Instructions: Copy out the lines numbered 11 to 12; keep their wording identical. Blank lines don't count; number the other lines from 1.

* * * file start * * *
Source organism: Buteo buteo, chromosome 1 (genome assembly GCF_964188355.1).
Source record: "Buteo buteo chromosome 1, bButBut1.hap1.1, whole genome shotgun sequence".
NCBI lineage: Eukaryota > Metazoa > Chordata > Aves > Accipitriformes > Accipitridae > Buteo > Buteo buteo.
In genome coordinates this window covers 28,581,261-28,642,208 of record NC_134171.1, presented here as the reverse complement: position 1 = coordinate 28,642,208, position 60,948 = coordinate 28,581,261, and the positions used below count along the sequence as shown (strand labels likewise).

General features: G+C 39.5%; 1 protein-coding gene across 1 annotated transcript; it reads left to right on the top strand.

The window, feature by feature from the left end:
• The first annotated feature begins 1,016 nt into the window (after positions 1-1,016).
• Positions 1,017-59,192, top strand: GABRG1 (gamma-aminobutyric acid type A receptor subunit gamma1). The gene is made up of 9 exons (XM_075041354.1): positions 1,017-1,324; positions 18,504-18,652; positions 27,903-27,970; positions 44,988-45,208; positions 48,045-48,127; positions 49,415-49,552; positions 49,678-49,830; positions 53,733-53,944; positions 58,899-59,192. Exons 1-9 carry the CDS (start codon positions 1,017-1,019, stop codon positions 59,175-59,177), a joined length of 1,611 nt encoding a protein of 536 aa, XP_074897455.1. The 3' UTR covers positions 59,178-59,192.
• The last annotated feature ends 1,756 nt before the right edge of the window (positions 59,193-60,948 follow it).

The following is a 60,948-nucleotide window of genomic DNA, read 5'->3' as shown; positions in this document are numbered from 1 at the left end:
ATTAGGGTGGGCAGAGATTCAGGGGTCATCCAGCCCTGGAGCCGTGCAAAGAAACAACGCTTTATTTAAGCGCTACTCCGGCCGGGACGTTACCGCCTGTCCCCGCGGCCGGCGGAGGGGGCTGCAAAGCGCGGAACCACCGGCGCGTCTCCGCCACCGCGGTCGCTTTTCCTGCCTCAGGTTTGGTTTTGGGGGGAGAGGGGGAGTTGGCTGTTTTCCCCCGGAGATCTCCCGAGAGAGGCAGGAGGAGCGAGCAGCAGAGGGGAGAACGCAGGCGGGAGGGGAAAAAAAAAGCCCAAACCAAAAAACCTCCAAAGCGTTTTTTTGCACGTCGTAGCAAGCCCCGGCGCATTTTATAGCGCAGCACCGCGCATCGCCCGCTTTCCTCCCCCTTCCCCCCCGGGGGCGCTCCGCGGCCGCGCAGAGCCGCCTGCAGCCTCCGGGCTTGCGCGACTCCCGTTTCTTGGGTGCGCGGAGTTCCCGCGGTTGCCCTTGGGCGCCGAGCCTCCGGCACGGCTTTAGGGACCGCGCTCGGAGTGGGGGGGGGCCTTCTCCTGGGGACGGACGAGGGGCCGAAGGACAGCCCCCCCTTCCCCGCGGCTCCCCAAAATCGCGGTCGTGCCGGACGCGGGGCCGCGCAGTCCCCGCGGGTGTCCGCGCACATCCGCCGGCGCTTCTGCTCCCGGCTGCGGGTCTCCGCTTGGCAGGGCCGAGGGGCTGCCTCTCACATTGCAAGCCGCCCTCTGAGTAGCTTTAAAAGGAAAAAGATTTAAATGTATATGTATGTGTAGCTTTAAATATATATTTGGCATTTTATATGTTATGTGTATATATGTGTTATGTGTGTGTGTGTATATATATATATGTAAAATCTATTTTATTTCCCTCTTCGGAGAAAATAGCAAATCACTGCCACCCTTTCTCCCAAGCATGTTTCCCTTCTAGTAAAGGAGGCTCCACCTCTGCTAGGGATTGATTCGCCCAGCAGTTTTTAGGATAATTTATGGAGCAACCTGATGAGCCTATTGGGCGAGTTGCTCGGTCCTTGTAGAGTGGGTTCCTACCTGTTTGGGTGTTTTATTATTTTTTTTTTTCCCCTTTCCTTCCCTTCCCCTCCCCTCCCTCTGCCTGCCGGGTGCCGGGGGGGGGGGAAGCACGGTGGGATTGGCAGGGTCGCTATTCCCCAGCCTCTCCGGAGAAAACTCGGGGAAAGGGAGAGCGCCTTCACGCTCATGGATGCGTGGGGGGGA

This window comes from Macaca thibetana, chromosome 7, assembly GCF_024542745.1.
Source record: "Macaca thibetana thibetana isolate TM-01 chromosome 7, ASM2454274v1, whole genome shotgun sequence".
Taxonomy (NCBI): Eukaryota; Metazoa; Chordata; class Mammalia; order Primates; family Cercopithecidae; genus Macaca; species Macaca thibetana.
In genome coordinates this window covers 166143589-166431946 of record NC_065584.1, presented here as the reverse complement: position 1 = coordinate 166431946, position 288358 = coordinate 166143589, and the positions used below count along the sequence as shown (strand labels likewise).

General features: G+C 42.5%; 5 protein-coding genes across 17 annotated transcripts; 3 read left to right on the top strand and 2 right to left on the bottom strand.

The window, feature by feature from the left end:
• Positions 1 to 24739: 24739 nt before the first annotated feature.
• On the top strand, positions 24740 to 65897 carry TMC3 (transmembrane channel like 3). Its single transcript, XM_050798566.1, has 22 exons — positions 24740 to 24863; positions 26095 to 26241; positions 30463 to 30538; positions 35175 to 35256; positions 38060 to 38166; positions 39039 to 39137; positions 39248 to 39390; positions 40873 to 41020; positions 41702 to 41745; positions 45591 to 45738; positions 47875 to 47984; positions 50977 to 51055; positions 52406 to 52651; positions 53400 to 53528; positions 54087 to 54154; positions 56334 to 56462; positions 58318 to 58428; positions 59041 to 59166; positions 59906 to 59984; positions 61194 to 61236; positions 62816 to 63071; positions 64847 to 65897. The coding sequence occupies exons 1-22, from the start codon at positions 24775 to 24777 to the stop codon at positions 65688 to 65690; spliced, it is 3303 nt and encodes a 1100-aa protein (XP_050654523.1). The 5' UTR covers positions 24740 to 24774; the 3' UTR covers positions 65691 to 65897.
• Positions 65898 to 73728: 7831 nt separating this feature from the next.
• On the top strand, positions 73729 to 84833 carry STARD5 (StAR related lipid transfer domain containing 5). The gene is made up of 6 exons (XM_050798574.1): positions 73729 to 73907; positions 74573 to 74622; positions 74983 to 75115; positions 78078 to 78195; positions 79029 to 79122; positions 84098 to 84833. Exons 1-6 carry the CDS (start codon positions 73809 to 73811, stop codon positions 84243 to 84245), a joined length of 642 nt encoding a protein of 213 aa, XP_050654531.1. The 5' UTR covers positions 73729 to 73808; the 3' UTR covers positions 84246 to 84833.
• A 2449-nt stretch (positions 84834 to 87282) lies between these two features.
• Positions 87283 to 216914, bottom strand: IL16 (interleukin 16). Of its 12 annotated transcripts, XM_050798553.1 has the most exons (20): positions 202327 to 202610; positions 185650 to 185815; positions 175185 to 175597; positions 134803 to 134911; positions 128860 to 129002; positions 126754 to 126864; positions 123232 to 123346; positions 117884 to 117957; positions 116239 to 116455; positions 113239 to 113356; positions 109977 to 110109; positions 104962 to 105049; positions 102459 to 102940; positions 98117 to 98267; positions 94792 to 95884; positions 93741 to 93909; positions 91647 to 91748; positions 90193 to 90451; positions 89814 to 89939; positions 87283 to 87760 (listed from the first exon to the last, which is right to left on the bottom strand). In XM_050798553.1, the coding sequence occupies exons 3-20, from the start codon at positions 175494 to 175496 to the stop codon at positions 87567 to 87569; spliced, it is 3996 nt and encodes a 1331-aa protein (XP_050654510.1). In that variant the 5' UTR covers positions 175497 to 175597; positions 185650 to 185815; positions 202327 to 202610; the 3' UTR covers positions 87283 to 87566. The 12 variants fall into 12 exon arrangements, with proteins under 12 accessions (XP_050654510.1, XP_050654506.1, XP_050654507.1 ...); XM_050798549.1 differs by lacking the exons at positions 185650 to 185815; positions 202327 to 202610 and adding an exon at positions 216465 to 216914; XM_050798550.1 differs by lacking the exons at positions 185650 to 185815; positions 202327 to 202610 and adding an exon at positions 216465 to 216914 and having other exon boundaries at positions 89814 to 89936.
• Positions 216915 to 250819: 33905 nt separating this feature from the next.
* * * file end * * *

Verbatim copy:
ATTAGGGTGGGCAGAGATTCAGGGGTCATCCAGCCCTGGAGCCGTGCAAAGAAACAACGCTTTATTTAAGCGCTACTCCGGCCGGGACGTTACCGCCTGTCCCCGCGGCCGGCGGAGGGGGCTGCAAAGCGCGGAACCACCGGCGCGTCTCCGCCACCGCGGTCGCTTTTCCTGCCTCAGGTTTGGTTTTGGGGGGAGAGGGGGAGTTGGCTGTTTTCCCCCGGAGATCTCCCGAGAGAGGCAGGAGGAGCGAGCAGCAGAGGGGAGAACGCAGGCGGGAGGGGAAAAAAAAAGCCCAAACCAAAAAACCTCCAAAGCGTTTTTTTGCACGTCGTAGCAAGCCCCGGCGCATTTTATAGCGCAGCACCGCGCATCGCCCGCTTTCCTCCCCCTTCCCCCCCGGGGGCGCTCCGCGGCCGCGCAGAGCCGCCTGCAGCCTCCGGGCTTGCGCGACTCCCGTTTCTTGGGTGCGCGGAGTTCCCGCGGTTGCCCTTGGGCGCCGAGCCTCCGGCACGGCTTTAGGGACCGCGCTCGGAGTGGGGGGGGGCCTTCTCCTGGGGACGGACGAGGGGCCGAAGGACAGCCCCCCCTTCCCCGCGGCTCCCCAAAATCGCGGTCGTGCCGGACGCGGGGCCGCGCAGTCCCCGCGGGTGTCCGCGCACATCCGCCGGCGCTTCTGCTCCCGGCTGCGGGTCTCCGCTTGGCAGGGCCGAGGGGCTGCCTCTCACATTGCAAGCCGCCCTCTGAGTAGCTTTAAAAGGAAAAAGATTTAAATGTATATGTATGTGTAGCTTTAAATATATATTTGGCATTTTATATGTTATGTGTATATATGTGTTATGTGTGTGTGTGTATATATATATATGTAAAATCTATTTTATTTCCCTCTTCGGAGAAAATAGCAAATCACTGCCACCCTTTCTCCCAAGCATGTTTCCCTTCTAGTAAAGGAGGCTCCACCTCTGCTAGGGATTGATTCGCCCAGCAGTTTTTAGGATAATTTATGGAGCAACCTGATGAGCCTATTGGGCGAGTTGCTCGGTCCTTGTAGAGTGGGTTCCTACCTGTTTGGGTGTTTTATTATTTTTTTTTTTCCCCTTTCCTTCCCTTCCCCTCCCCTCCCTCTGCCTGCCGGGTGCCGGGGGGGGGGGAAGCACGGTGGGATTGGCAGGGTCGCTATTCCCCAGCCTCTCCGGAGAAAACTCGGGGAAAGGGAGAGCGCCTTCACGCTCATGGATGCGTGGGGGGGA

This window comes from Macaca thibetana, chromosome 7, assembly GCF_024542745.1.